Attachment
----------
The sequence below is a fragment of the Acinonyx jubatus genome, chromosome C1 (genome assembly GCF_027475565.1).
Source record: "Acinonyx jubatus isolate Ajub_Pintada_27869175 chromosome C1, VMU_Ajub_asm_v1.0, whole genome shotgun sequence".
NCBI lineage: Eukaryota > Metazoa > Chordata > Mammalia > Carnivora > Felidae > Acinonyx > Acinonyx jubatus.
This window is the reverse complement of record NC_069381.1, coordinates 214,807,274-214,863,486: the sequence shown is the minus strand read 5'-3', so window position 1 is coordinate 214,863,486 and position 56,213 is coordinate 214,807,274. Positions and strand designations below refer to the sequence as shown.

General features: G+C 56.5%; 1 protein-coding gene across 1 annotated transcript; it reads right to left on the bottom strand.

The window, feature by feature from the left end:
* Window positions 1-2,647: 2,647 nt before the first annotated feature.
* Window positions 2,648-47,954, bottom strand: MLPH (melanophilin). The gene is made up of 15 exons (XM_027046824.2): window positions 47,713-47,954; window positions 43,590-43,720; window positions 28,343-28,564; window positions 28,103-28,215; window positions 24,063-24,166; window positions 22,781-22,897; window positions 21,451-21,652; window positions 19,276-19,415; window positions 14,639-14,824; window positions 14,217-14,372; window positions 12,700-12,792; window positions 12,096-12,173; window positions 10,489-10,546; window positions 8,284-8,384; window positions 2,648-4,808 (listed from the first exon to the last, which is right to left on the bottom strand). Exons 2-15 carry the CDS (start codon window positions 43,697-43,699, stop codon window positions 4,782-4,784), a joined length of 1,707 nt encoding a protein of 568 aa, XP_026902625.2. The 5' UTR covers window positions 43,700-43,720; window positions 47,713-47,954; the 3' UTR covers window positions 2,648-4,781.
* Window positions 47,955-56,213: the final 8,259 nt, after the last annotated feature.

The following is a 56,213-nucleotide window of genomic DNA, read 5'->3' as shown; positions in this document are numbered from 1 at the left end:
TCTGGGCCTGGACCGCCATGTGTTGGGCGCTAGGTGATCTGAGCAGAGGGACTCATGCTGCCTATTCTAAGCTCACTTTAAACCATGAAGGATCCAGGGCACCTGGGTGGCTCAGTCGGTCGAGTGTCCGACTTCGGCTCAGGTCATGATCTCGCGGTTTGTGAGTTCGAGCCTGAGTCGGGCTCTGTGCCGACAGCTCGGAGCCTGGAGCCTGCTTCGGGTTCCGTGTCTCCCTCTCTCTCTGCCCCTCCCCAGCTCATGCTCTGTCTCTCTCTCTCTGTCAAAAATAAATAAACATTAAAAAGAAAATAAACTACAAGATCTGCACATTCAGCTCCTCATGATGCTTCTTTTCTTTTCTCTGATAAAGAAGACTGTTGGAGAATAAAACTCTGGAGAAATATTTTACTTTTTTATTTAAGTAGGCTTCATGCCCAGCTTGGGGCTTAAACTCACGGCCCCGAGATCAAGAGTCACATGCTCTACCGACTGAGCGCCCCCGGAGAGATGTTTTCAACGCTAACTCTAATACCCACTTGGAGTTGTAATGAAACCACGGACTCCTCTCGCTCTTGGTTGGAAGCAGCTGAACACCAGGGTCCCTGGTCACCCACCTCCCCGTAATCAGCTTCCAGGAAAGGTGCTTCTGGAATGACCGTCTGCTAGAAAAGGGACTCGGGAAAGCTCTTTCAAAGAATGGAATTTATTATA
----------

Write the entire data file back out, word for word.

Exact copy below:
The sequence below is a fragment of the Acinonyx jubatus genome, chromosome C1 (genome assembly GCF_027475565.1).
Source record: "Acinonyx jubatus isolate Ajub_Pintada_27869175 chromosome C1, VMU_Ajub_asm_v1.0, whole genome shotgun sequence".
NCBI lineage: Eukaryota > Metazoa > Chordata > Mammalia > Carnivora > Felidae > Acinonyx > Acinonyx jubatus.
This window is the reverse complement of record NC_069381.1, coordinates 214,807,274-214,863,486: the sequence shown is the minus strand read 5'-3', so window position 1 is coordinate 214,863,486 and position 56,213 is coordinate 214,807,274. Positions and strand designations below refer to the sequence as shown.

General features: G+C 56.5%; 1 protein-coding gene across 1 annotated transcript; it reads right to left on the bottom strand.

The window, feature by feature from the left end:
* Window positions 1-2,647: 2,647 nt before the first annotated feature.
* Window positions 2,648-47,954, bottom strand: MLPH (melanophilin). The gene is made up of 15 exons (XM_027046824.2): window positions 47,713-47,954; window positions 43,590-43,720; window positions 28,343-28,564; window positions 28,103-28,215; window positions 24,063-24,166; window positions 22,781-22,897; window positions 21,451-21,652; window positions 19,276-19,415; window positions 14,639-14,824; window positions 14,217-14,372; window positions 12,700-12,792; window positions 12,096-12,173; window positions 10,489-10,546; window positions 8,284-8,384; window positions 2,648-4,808 (listed from the first exon to the last, which is right to left on the bottom strand). Exons 2-15 carry the CDS (start codon window positions 43,697-43,699, stop codon window positions 4,782-4,784), a joined length of 1,707 nt encoding a protein of 568 aa, XP_026902625.2. The 5' UTR covers window positions 43,700-43,720; window positions 47,713-47,954; the 3' UTR covers window positions 2,648-4,781.
* Window positions 47,955-56,213: the final 8,259 nt, after the last annotated feature.

The following is a 56,213-nucleotide window of genomic DNA, read 5'->3' as shown; positions in this document are numbered from 1 at the left end:
TCTGGGCCTGGACCGCCATGTGTTGGGCGCTAGGTGATCTGAGCAGAGGGACTCATGCTGCCTATTCTAAGCTCACTTTAAACCATGAAGGATCCAGGGCACCTGGGTGGCTCAGTCGGTCGAGTGTCCGACTTCGGCTCAGGTCATGATCTCGCGGTTTGTGAGTTCGAGCCTGAGTCGGGCTCTGTGCCGACAGCTCGGAGCCTGGAGCCTGCTTCGGGTTCCGTGTCTCCCTCTCTCTCTGCCCCTCCCCAGCTCATGCTCTGTCTCTCTCTCTCTGTCAAAAATAAATAAACATTAAAAAGAAAATAAACTACAAGATCTGCACATTCAGCTCCTCATGATGCTTCTTTTCTTTTCTCTGATAAAGAAGACTGTTGGAGAATAAAACTCTGGAGAAATATTTTACTTTTTTATTTAAGTAGGCTTCATGCCCAGCTTGGGGCTTAAACTCACGGCCCCGAGATCAAGAGTCACATGCTCTACCGACTGAGCGCCCCCGGAGAGATGTTTTCAACGCTAACTCTAATACCCACTTGGAGTTGTAATGAAACCACGGACTCCTCTCGCTCTTGGTTGGAAGCAGCTGAACACCAGGGTCCCTGGTCACCCACCTCCCCGTAATCAGCTTCCAGGAAAGGTGCTTCTGGAATGACCGTCTGCTAGAAAAGGGACTCGGGAAAGCTCTTTCAAAGAATGGAATTTATTATA